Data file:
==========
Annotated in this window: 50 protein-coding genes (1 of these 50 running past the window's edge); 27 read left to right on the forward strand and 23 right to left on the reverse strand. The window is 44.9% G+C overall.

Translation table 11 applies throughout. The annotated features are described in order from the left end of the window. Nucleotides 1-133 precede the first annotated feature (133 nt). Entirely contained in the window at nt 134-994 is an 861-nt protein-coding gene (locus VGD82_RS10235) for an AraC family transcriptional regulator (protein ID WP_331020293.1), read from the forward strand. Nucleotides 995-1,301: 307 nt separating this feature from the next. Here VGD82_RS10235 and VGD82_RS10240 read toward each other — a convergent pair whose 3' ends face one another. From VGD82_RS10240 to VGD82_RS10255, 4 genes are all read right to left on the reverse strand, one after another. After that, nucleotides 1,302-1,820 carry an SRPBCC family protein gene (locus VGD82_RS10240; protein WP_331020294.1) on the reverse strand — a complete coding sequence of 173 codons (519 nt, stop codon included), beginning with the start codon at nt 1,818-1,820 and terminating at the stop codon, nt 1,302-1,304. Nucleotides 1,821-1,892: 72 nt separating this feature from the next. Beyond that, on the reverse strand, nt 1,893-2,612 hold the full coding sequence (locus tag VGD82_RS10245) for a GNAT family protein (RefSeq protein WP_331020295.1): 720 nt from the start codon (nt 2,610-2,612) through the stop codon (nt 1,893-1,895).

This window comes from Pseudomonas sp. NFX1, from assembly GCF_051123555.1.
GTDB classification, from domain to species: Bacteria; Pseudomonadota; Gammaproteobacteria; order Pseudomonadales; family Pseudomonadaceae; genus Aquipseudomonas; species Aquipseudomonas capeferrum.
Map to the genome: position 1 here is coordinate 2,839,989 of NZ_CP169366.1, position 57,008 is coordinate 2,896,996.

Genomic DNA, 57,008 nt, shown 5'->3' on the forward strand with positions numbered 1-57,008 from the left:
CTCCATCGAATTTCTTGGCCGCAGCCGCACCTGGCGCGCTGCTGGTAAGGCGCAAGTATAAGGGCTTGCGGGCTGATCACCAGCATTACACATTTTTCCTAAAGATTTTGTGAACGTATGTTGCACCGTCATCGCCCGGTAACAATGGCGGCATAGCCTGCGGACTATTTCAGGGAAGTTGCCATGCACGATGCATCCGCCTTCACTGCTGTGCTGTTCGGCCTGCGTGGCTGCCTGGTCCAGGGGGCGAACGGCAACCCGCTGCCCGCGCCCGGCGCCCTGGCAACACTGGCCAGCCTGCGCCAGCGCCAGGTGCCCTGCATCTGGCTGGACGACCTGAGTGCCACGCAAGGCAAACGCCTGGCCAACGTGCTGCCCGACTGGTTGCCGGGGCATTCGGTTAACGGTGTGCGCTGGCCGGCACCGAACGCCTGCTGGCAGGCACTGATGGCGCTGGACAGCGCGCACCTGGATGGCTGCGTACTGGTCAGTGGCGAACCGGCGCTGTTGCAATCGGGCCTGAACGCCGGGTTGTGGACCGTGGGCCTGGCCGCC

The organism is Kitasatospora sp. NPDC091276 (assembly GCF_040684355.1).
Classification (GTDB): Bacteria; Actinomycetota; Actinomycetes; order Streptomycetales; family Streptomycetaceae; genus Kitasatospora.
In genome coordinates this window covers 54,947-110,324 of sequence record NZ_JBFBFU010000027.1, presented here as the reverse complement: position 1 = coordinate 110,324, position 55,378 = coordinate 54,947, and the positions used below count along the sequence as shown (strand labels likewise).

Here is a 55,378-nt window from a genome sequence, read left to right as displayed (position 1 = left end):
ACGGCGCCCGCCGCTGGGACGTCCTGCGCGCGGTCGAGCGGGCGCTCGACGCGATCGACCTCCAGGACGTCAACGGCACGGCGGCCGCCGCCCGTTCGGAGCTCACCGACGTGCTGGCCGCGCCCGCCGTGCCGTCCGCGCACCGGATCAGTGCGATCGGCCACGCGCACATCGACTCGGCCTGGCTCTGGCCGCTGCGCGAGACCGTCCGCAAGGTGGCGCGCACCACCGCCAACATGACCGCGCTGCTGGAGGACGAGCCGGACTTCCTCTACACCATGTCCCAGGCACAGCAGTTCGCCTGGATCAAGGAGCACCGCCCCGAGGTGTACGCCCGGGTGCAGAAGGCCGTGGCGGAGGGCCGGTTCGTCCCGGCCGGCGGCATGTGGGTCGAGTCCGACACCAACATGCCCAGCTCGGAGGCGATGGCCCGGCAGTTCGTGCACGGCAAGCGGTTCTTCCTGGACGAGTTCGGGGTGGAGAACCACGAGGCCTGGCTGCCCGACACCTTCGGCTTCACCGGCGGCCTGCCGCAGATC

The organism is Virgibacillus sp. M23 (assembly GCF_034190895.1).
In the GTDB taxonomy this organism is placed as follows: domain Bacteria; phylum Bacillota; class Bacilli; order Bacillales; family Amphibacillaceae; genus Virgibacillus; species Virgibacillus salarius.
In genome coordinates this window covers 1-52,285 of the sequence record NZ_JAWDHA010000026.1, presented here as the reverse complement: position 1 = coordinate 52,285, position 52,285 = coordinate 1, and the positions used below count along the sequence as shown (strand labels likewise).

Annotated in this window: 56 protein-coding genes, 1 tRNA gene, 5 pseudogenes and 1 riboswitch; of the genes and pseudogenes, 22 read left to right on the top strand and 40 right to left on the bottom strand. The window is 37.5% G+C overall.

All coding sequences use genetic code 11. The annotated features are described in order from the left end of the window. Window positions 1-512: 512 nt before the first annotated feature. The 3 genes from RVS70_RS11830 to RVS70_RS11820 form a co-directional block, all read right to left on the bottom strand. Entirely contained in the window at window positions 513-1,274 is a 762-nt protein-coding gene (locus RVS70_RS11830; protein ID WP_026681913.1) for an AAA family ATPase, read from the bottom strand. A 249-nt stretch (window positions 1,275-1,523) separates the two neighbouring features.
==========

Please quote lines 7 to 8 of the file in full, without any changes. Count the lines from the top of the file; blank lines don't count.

CTCCATCGAATTTCTTGGCCGCAGCCGCACCTGGCGCGCTGCTGGTAAGGCGCAAGTATAAGGGCTTGCGGGCTGATCACCAGCATTACACATTTTTCCTAAAGATTTTGTGAACGTATGTTGCACCGTCATCGCCCGGTAACAATGGCGGCATAGCCTGCGGACTATTTCAGGGAAGTTGCCATGCACGATGCATCCGCCTTCACTGCTGTGCTGTTCGGCCTGCGTGGCTGCCTGGTCCAGGGGGCGAACGGCAACCCGCTGCCCGCGCCCGGCGCCCTGGCAACACTGGCCAGCCTGCGCCAGCGCCAGGTGCCCTGCATCTGGCTGGACGACCTGAGTGCCACGCAAGGCAAACGCCTGGCCAACGTGCTGCCCGACTGGTTGCCGGGGCATTCGGTTAACGGTGTGCGCTGGCCGGCACCGAACGCCTGCTGGCAGGCACTGATGGCGCTGGACAGCGCGCACCTGGATGGCTGCGTACTGGTCAGTGGCGAACCGGCGCTGTTGCAATCGGGCCTGAACGCCGGGTTGTGGACCGTGGGCCTGGCCGCC

The organism is Kitasatospora sp. NPDC091276 (assembly GCF_040684355.1).